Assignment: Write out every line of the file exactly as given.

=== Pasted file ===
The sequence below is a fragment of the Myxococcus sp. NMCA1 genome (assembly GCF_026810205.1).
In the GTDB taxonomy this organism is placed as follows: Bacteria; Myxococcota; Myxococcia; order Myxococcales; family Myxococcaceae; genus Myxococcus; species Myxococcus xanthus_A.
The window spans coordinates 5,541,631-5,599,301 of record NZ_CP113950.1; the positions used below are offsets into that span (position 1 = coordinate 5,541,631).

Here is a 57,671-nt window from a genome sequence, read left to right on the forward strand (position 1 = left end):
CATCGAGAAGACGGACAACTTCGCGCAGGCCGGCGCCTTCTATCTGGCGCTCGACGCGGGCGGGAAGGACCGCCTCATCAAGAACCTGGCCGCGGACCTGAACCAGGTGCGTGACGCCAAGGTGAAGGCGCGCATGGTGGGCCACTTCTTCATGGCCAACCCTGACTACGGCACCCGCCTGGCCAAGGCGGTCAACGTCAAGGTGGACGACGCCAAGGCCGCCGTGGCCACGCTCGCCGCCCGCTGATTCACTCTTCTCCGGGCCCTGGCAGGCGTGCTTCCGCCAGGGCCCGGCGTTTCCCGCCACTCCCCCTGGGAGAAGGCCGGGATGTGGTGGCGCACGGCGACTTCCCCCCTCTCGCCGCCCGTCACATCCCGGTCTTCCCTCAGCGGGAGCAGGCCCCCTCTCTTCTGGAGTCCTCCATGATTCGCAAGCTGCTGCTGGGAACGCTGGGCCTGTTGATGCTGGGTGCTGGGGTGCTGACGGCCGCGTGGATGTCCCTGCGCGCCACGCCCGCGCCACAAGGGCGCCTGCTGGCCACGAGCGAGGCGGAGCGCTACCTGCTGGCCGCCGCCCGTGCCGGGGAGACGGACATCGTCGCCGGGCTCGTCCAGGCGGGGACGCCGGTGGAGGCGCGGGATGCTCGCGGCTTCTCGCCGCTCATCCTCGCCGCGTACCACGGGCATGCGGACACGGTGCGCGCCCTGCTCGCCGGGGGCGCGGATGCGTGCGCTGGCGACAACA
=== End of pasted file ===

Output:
The sequence below is a fragment of the Myxococcus sp. NMCA1 genome (assembly GCF_026810205.1).
In the GTDB taxonomy this organism is placed as follows: Bacteria; Myxococcota; Myxococcia; order Myxococcales; family Myxococcaceae; genus Myxococcus; species Myxococcus xanthus_A.
The window spans coordinates 5,541,631-5,599,301 of record NZ_CP113950.1; the positions used below are offsets into that span (position 1 = coordinate 5,541,631).

Here is a 57,671-nt window from a genome sequence, read left to right on the forward strand (position 1 = left end):
CATCGAGAAGACGGACAACTTCGCGCAGGCCGGCGCCTTCTATCTGGCGCTCGACGCGGGCGGGAAGGACCGCCTCATCAAGAACCTGGCCGCGGACCTGAACCAGGTGCGTGACGCCAAGGTGAAGGCGCGCATGGTGGGCCACTTCTTCATGGCCAACCCTGACTACGGCACCCGCCTGGCCAAGGCGGTCAACGTCAAGGTGGACGACGCCAAGGCCGCCGTGGCCACGCTCGCCGCCCGCTGATTCACTCTTCTCCGGGCCCTGGCAGGCGTGCTTCCGCCAGGGCCCGGCGTTTCCCGCCACTCCCCCTGGGAGAAGGCCGGGATGTGGTGGCGCACGGCGACTTCCCCCCTCTCGCCGCCCGTCACATCCCGGTCTTCCCTCAGCGGGAGCAGGCCCCCTCTCTTCTGGAGTCCTCCATGATTCGCAAGCTGCTGCTGGGAACGCTGGGCCTGTTGATGCTGGGTGCTGGGGTGCTGACGGCCGCGTGGATGTCCCTGCGCGCCACGCCCGCGCCACAAGGGCGCCTGCTGGCCACGAGCGAGGCGGAGCGCTACCTGCTGGCCGCCGCCCGTGCCGGGGAGACGGACATCGTCGCCGGGCTCGTCCAGGCGGGGACGCCGGTGGAGGCGCGGGATGCTCGCGGCTTCTCGCCGCTCATCCTCGCCGCGTACCACGGGCATGCGGACACGGTGCGCGCCCTGCTCGCCGGGGGCGCGGATGCGTGCGCTGGCGACAACA